- any bracket, especially one of brick or stone, usually of slight extent.
- a short horizontal timber supporting a girder.
- to set (bricks, stones, etc.) so as to form a corbel or corbels (usually followed by out).
- to support by means of a corbel or corbels.
Origin of corbel
1375–1425; late Middle English < Middle French < Medieval Latin corvellus, equivalent to Latin corv(us) raven1 + -ellus diminutive suffix
Dictionary.com Unabridged Based on the Random House Unabridged Dictionary, © Random House, Inc. 2018
Examples from the Web for corbel
There is a corbel table like it but more elaborate at Vezelay in Burgundy.Portuguese Architecture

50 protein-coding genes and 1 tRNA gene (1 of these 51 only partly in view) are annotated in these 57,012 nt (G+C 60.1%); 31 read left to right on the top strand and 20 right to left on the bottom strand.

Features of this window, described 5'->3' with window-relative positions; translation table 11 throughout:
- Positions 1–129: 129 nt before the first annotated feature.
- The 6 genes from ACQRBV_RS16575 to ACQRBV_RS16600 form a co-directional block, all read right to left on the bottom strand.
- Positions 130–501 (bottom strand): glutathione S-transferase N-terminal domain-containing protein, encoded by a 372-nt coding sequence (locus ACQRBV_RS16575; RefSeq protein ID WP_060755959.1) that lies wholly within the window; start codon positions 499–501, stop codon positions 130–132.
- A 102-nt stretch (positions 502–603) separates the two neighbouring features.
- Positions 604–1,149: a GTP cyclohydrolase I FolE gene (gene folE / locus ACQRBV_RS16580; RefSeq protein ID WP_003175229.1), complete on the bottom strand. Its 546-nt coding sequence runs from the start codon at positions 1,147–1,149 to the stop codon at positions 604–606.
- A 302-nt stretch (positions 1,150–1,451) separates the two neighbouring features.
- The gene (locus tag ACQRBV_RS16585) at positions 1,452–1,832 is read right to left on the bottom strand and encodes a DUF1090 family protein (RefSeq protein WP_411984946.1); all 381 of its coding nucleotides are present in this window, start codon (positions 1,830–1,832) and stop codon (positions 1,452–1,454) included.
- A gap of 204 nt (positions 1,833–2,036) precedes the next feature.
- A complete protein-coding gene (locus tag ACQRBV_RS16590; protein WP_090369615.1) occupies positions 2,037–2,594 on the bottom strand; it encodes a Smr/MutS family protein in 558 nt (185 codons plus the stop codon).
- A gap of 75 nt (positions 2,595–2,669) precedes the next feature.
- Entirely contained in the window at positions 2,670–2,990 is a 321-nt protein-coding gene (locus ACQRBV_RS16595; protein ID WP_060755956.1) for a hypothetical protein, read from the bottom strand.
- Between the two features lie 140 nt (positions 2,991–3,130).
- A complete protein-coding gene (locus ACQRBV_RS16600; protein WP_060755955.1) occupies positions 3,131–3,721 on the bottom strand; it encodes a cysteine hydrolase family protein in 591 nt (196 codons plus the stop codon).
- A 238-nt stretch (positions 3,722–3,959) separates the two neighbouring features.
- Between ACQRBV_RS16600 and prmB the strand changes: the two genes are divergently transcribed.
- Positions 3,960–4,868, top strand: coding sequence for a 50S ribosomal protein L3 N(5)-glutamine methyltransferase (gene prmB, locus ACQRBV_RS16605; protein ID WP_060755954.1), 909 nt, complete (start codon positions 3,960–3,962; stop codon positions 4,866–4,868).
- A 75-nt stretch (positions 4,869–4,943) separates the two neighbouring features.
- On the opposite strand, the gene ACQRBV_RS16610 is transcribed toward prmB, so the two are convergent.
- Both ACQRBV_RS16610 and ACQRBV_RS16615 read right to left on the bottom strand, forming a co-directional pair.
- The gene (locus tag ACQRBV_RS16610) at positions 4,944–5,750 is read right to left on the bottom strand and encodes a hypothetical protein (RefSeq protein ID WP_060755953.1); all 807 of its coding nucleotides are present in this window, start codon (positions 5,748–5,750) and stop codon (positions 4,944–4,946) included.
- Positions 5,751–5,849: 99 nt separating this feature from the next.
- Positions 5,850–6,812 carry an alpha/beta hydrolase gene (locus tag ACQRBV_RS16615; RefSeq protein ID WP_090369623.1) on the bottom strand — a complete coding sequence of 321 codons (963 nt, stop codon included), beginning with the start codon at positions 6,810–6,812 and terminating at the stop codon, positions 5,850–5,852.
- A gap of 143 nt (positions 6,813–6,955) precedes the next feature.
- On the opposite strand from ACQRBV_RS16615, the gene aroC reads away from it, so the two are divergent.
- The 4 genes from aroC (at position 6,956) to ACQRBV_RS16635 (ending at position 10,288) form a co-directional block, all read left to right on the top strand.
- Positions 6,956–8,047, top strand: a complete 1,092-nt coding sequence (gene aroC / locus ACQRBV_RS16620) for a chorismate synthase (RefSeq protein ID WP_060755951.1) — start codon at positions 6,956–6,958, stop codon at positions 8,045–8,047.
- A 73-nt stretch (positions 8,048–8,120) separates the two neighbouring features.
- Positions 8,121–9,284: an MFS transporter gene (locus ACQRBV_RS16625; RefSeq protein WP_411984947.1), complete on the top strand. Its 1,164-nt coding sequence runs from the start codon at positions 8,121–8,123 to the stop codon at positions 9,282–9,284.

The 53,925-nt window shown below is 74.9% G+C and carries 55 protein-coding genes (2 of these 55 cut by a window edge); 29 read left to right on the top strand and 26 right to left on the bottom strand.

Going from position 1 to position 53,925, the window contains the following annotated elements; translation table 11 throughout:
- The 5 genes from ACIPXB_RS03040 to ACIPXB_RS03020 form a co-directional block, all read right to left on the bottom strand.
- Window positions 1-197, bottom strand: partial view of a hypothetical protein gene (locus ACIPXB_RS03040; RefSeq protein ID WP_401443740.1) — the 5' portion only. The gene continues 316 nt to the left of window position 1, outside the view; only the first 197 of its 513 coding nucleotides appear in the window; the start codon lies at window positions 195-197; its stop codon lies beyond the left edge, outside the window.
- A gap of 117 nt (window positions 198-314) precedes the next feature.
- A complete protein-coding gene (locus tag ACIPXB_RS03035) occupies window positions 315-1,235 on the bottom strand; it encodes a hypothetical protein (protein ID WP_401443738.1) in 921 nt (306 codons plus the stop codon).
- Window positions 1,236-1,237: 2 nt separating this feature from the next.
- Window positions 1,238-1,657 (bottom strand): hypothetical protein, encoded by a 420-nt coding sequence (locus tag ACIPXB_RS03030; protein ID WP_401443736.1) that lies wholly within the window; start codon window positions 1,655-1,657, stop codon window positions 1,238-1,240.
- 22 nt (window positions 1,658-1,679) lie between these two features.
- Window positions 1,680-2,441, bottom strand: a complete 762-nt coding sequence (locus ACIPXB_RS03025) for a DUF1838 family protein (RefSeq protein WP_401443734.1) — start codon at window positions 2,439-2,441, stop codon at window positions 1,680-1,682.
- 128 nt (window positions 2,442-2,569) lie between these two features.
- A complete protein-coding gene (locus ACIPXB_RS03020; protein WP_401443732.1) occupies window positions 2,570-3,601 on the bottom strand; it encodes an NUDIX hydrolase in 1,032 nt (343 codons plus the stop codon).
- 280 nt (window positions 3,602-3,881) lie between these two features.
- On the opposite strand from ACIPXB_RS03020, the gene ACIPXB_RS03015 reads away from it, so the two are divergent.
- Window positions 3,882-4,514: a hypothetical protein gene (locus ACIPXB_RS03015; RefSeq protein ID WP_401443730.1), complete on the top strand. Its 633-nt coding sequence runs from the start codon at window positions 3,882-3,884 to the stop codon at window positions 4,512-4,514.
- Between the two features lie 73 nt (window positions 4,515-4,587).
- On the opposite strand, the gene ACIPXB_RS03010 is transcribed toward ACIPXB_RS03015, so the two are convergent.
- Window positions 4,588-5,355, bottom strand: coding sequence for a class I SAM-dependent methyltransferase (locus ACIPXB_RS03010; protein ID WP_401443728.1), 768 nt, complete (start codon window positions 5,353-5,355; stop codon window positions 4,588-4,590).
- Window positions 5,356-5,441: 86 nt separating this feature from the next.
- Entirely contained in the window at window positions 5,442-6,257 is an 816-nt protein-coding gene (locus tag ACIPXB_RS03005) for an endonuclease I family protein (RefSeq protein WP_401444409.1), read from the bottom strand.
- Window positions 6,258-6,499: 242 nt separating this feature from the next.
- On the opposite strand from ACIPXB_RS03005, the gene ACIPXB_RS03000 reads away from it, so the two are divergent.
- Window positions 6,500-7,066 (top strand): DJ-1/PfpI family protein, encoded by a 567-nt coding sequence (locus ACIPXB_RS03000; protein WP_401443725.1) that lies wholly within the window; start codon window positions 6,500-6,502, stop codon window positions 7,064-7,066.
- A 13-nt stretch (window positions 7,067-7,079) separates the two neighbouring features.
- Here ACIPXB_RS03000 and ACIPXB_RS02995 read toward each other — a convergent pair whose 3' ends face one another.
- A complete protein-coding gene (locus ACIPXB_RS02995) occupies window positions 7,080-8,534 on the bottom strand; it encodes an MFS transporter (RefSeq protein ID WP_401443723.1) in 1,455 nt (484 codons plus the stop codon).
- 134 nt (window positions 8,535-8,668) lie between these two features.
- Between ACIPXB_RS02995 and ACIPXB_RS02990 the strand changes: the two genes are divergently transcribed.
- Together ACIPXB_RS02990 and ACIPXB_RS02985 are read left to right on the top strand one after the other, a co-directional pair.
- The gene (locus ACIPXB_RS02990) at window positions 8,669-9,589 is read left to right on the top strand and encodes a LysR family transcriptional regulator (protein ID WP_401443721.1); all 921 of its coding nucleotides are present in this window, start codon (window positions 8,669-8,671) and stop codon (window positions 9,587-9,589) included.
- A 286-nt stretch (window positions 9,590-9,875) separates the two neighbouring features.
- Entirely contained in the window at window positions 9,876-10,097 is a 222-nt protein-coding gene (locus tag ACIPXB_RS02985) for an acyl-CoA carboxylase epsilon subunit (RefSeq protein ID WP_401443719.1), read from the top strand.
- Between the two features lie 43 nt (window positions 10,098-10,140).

Walter Crum Watson
I'll be back at the office as soon as I get this corbel laid.Calumet 'K'
We cross rivulets formerly spanned by bridges, of which bricks and a corbel vault are still visible.
Here we again find the boveda, the corbel roof, the pointed arch observed in previous buildings.
The reader will notice that in this monument the corbel vault is more convex, and recalls that of a ruinous palace at Palenque.
- Also called: truss a bracket, usually of stone or brick
- (tr) to lay (a stone or brick) so that it forms a corbel
C15: from Old French, literally: a little raven, from Medieval Latin corvellus, from Latin corvus raven
Collins English Dictionary - Complete & Unabridged 2012 Digital Edition © William Collins Sons & Co. Ltd. 1979, 1986 © HarperCollins Publishers 1998, 2000, 2003, 2005, 2006, 2007, 2009, 2012
Word Origin and History for corbel
mid-14c., from Old French corbel, diminutive of corb "raven," from Latin corvus (see raven); so called from its beaked shape.
Online Etymology Dictionary, © 2010 Douglas Harper